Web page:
You would benefit from some history. This, the paragraph above, is pure belief and contradicts what most scholars (since we mentioned them earlier) think about the matter.

avatar6v7 wrote:
This is the part I really object to. I will admit that you can argue that you can read the bible unhistorically and still be a christian, I would diagree but that is simply my view. However to say that there is no difference spirtually between the two is ridiculous. It is utterly not the case.


Except that isn't what I argued...

Nor did I suggest that there is no difference between reading the Bible literally and reading it figuratively.

avatar6v7 wrote:
still nobody has answered the question of how the concept of redemption is meangiful without the event of the ressurection.


Without the historical event? I did answer that.
 
Pangloss
 
Reply Tue 9 Dec, 2008 06:27 pm
@Didymos Thomas,
Just thought this article might pertain to discussion here...it is interesting:

Bush Says He Doubts Bible Literally True

What is notable is two of the polls:

When I looked at the results, there were ~90,000 respondents for each of the two on religious beliefs.

Question 1 asks, "Do you believe the bible to be literally true?", and the responses for yes and no were split about 50/50...

Question 2 asks about the explanation for life's origins. Creationism - 47%, Evolution - 35%, "Intelligent Design" - 13%. :sarcastic: Since creationism and "intelligent design" are fundamentally the same, it is basically 60% for creationism...nice that AOL and 13% of the respondents distinguish between those two.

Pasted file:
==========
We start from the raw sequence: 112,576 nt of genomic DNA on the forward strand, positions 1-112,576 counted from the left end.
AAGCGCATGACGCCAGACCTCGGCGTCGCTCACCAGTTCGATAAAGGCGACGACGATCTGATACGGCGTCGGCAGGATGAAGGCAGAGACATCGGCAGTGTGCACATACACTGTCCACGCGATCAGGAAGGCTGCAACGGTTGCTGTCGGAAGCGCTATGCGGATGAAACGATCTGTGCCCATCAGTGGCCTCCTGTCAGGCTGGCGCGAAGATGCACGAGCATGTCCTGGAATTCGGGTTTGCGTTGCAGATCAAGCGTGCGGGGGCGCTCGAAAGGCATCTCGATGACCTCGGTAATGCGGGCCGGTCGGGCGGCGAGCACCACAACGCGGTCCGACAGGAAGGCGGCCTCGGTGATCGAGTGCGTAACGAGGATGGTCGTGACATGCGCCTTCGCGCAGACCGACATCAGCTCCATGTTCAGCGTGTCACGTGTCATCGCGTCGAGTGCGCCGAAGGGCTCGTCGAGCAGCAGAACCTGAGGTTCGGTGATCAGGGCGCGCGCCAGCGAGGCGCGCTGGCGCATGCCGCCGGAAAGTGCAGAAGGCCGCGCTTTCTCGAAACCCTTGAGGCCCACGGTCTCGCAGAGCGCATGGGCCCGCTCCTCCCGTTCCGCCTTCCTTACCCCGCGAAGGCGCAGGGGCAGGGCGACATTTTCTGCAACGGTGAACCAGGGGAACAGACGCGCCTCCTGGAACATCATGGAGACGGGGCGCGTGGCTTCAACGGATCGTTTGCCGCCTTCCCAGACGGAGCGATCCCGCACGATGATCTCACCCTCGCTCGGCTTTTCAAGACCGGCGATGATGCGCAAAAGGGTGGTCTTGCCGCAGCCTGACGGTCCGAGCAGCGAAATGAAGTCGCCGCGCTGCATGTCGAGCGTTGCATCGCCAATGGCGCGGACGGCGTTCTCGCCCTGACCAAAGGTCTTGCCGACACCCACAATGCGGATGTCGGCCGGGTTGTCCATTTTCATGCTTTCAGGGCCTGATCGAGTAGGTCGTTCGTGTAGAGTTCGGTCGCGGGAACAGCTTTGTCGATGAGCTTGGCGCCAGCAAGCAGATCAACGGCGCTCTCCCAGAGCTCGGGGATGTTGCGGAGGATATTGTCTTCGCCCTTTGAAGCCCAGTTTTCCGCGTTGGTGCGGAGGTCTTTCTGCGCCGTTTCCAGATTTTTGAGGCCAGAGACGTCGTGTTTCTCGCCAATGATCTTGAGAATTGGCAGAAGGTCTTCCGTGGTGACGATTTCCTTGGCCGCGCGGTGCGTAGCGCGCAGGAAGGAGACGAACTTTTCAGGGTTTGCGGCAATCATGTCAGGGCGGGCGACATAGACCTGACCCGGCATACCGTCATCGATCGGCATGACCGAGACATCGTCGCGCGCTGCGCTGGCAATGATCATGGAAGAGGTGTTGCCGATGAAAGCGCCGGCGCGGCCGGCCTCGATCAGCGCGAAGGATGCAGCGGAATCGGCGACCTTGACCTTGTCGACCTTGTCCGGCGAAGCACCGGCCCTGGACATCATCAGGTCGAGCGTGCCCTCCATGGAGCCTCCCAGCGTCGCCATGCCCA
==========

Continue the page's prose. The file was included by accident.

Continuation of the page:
90,000 respondents is a pretty decent sample size; of course, this sample would be biased, because it would be a group of people who frequent AOL news, and are probably younger, wealthier (in a "developed" nation, probably America), more-tech savvy, and therefore probably less "fundamentalist" in their religious views compared to the overall population. Still, 50% think the bible is literal truth, and 60% buy the creationist story (of course it's a problem to just say "evolution vs. creationism" as the two might well overlap, or might exist within two different categories where it is like comparing apples to oranges).

If 50% of AOL news-readers believe the bible to be literal true, then I would quite confidently guess that in America, that percentage is significantly higher than 50%. So, if the majority of Americans do believe in the bible's literal truth, then how does this belief influence the distribution of fear within American Christians? Certainly if you believe the bible to be literally true, and have read much of it, there are some stories in there that would inspire quite a bit of fear...
 
Justin
 
Reply Tue 9 Dec, 2008 08:17 pm
@Pangloss,
Lithium wrote:
Are we fear mongering? I guess it depends on what you mean as we? We the Christians, we the people, etc. I won't try and be so analytical and I am just going to assume that you are talking about Christians. The only reason I brought this up was because I thought I read in another post that you were not Christian. It may have been another person. Therefore I am sorry if I am thinking of you as being someone else.